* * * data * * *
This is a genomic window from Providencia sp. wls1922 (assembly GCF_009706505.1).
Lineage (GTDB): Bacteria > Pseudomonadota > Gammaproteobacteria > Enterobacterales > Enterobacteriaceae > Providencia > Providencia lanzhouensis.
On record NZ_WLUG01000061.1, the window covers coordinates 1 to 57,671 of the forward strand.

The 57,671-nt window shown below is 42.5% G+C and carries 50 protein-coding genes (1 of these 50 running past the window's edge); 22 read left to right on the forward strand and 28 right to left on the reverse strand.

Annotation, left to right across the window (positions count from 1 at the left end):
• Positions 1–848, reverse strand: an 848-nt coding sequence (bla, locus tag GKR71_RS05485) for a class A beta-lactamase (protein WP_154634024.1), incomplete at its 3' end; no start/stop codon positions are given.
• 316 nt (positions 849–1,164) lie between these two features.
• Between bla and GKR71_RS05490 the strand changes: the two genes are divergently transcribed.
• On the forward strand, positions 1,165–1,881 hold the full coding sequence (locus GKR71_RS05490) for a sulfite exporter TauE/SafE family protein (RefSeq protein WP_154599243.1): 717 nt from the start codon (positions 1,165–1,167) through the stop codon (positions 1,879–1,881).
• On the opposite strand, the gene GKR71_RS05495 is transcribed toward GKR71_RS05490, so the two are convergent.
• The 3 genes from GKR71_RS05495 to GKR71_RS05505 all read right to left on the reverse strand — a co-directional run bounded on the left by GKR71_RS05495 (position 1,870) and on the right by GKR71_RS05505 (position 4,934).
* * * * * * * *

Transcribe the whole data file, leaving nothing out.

This is a genomic window from Providencia sp. wls1922 (assembly GCF_009706505.1).
Lineage (GTDB): Bacteria > Pseudomonadota > Gammaproteobacteria > Enterobacterales > Enterobacteriaceae > Providencia > Providencia lanzhouensis.
On record NZ_WLUG01000061.1, the window covers coordinates 1 to 57,671 of the forward strand.

The 57,671-nt window shown below is 42.5% G+C and carries 50 protein-coding genes (1 of these 50 running past the window's edge); 22 read left to right on the forward strand and 28 right to left on the reverse strand.

Annotation, left to right across the window (positions count from 1 at the left end):
• Positions 1–848, reverse strand: an 848-nt coding sequence (bla, locus tag GKR71_RS05485) for a class A beta-lactamase (protein WP_154634024.1), incomplete at its 3' end; no start/stop codon positions are given.
• 316 nt (positions 849–1,164) lie between these two features.
• Between bla and GKR71_RS05490 the strand changes: the two genes are divergently transcribed.
• On the forward strand, positions 1,165–1,881 hold the full coding sequence (locus GKR71_RS05490) for a sulfite exporter TauE/SafE family protein (RefSeq protein WP_154599243.1): 717 nt from the start codon (positions 1,165–1,167) through the stop codon (positions 1,879–1,881).
• On the opposite strand, the gene GKR71_RS05495 is transcribed toward GKR71_RS05490, so the two are convergent.
• The 3 genes from GKR71_RS05495 to GKR71_RS05505 all read right to left on the reverse strand — a co-directional run bounded on the left by GKR71_RS05495 (position 1,870) and on the right by GKR71_RS05505 (position 4,934).